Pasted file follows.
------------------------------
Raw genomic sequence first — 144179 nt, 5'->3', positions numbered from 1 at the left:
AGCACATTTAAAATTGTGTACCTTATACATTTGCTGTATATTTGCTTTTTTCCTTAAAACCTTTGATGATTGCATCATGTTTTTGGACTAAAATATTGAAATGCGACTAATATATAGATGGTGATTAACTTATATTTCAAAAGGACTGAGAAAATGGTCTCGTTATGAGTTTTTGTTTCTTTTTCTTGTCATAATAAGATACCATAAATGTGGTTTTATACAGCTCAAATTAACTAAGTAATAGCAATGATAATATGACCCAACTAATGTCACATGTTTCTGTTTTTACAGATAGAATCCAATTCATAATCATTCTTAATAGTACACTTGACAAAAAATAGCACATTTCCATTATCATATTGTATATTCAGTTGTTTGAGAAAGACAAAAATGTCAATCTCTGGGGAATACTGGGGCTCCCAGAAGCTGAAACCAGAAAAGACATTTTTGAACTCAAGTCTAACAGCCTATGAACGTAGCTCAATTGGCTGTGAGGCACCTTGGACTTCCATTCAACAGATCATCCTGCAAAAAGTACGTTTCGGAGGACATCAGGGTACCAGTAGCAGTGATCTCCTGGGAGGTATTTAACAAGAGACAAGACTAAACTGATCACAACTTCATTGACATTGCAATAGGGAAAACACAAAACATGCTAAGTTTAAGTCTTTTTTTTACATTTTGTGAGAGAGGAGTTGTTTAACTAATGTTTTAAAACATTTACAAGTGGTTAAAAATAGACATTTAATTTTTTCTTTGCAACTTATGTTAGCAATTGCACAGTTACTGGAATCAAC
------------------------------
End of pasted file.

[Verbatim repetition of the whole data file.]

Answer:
Raw genomic sequence first — 144179 nt, 5'->3', positions numbered from 1 at the left:
AGCACATTTAAAATTGTGTACCTTATACATTTGCTGTATATTTGCTTTTTTCCTTAAAACCTTTGATGATTGCATCATGTTTTTGGACTAAAATATTGAAATGCGACTAATATATAGATGGTGATTAACTTATATTTCAAAAGGACTGAGAAAATGGTCTCGTTATGAGTTTTTGTTTCTTTTTCTTGTCATAATAAGATACCATAAATGTGGTTTTATACAGCTCAAATTAACTAAGTAATAGCAATGATAATATGACCCAACTAATGTCACATGTTTCTGTTTTTACAGATAGAATCCAATTCATAATCATTCTTAATAGTACACTTGACAAAAAATAGCACATTTCCATTATCATATTGTATATTCAGTTGTTTGAGAAAGACAAAAATGTCAATCTCTGGGGAATACTGGGGCTCCCAGAAGCTGAAACCAGAAAAGACATTTTTGAACTCAAGTCTAACAGCCTATGAACGTAGCTCAATTGGCTGTGAGGCACCTTGGACTTCCATTCAACAGATCATCCTGCAAAAAGTACGTTTCGGAGGACATCAGGGTACCAGTAGCAGTGATCTCCTGGGAGGTATTTAACAAGAGACAAGACTAAACTGATCACAACTTCATTGACATTGCAATAGGGAAAACACAAAACATGCTAAGTTTAAGTCTTTTTTTTACATTTTGTGAGAGAGGAGTTGTTTAACTAATGTTTTAAAACATTTACAAGTGGTTAAAAATAGACATTTAATTTTTTCTTTGCAACTTATGTTAGCAATTGCACAGTTACTGGAATCAAC